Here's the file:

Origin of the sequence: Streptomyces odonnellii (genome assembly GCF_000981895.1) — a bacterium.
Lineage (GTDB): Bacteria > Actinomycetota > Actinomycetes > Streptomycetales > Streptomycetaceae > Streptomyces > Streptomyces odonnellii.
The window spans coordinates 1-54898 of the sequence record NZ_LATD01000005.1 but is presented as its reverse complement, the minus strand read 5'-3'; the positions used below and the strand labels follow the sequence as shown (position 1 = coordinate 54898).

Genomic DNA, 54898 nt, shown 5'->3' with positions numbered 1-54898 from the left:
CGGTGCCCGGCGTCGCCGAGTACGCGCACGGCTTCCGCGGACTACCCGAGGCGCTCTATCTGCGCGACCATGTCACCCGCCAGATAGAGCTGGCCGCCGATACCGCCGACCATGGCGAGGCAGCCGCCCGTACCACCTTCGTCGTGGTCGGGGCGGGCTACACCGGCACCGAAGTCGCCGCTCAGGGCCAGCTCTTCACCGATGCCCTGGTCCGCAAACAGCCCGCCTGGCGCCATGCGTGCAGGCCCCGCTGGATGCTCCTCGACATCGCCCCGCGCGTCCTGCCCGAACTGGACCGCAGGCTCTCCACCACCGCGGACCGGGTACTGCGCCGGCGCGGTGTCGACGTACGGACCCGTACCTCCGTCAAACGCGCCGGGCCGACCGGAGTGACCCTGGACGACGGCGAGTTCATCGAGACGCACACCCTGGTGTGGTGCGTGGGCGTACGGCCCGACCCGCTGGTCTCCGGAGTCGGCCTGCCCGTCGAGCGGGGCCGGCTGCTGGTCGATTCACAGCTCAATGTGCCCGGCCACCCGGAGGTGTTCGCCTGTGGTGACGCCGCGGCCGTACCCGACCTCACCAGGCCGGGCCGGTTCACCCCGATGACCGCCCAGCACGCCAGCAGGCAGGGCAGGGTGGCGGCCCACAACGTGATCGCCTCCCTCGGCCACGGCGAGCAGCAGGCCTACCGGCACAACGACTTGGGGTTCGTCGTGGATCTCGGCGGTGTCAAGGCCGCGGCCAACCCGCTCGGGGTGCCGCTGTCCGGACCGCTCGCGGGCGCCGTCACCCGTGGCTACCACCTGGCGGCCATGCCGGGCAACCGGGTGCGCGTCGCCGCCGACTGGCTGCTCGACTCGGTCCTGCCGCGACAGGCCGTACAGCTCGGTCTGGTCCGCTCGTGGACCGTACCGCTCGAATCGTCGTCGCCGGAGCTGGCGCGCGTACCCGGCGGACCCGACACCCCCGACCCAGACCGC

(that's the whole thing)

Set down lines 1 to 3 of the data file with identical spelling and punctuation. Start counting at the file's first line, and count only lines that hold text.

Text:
Origin of the sequence: Streptomyces odonnellii (genome assembly GCF_000981895.1) — a bacterium.
Lineage (GTDB): Bacteria > Actinomycetota > Actinomycetes > Streptomycetales > Streptomycetaceae > Streptomyces > Streptomyces odonnellii.
The window spans coordinates 1-54898 of the sequence record NZ_LATD01000005.1 but is presented as its reverse complement, the minus strand read 5'-3'; the positions used below and the strand labels follow the sequence as shown (position 1 = coordinate 54898).